If the DFS service is properly running, you will see a status screen like the above. If you get an error when attempting to open that page, it is likely that DFS is not running and you will need to check the log file to determine what has gone wrong. Most common problem is a misconfiguration of the site-xml file, so double check that the file is correct.
Once DFS is up and running, you can start the mapreduce process as follows:
You can test that the Mapreduce process is running by checking the monitor. Open a web browser and navigate to:
Now we have success! We’ve installed and configured Hadoop, formatted the DFS filesystem, and started the basic processes necessary to use the power of Hadoop for processing!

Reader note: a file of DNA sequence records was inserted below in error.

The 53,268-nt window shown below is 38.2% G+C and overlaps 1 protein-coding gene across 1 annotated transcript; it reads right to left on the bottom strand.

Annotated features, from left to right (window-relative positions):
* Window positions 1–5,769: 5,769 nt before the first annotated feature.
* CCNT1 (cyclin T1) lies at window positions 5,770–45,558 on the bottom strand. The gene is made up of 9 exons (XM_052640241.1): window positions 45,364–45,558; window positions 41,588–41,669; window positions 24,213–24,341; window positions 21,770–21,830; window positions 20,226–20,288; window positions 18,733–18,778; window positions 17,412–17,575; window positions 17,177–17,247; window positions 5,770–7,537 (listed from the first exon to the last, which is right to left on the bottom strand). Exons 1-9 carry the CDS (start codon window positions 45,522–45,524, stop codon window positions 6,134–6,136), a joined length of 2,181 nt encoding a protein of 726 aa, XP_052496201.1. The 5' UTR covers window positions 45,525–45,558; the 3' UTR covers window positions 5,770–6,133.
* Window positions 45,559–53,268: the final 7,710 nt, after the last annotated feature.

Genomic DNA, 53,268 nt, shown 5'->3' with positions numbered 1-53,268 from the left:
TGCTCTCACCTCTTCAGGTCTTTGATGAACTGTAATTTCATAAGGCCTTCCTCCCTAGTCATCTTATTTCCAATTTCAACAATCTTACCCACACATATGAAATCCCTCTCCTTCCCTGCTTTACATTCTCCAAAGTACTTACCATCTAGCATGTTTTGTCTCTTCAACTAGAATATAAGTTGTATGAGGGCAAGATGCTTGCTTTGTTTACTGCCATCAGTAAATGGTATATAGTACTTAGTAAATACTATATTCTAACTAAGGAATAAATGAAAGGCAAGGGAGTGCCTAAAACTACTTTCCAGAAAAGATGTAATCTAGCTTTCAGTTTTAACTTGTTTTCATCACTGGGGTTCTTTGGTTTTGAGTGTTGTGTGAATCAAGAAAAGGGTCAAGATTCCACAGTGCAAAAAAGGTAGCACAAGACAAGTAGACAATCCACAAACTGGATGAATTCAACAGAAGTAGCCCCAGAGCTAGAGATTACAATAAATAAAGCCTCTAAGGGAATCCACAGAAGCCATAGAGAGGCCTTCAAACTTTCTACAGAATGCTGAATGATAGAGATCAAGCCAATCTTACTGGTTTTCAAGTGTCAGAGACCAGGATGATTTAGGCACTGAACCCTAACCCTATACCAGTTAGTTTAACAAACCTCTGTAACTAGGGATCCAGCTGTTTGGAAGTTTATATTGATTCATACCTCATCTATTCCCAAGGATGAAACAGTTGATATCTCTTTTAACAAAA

Testing the installation
Each Hadoop distribution comes with a set of samples that can be used to very that the system is functional. The samples are stored in Java “jar” files and are located in the hadoop/share/hadoop directory. One simplistic test would be to copy some text files into DFS and then use the sample mapreduce job to enumerate them. First though, you will likely want to setup an alias to make entering the commands a little easier. In my case, I will alias the hadoop dfs command to simply “hdfs”. Do accomplish this, type the following command in the Cygwin terminal window:
alias hdfs=”bin/hadoop dfs”
For the first part of our test, we will copy the configuration files from the hadoop directory into DFS. In order to do this, we will use the dfs –put command (for more information on the put command, see the docs here: http://hadoop.apache.org/common/docs/r0.20.0/hdfs_shell.html (again remember that the docs are a little behind)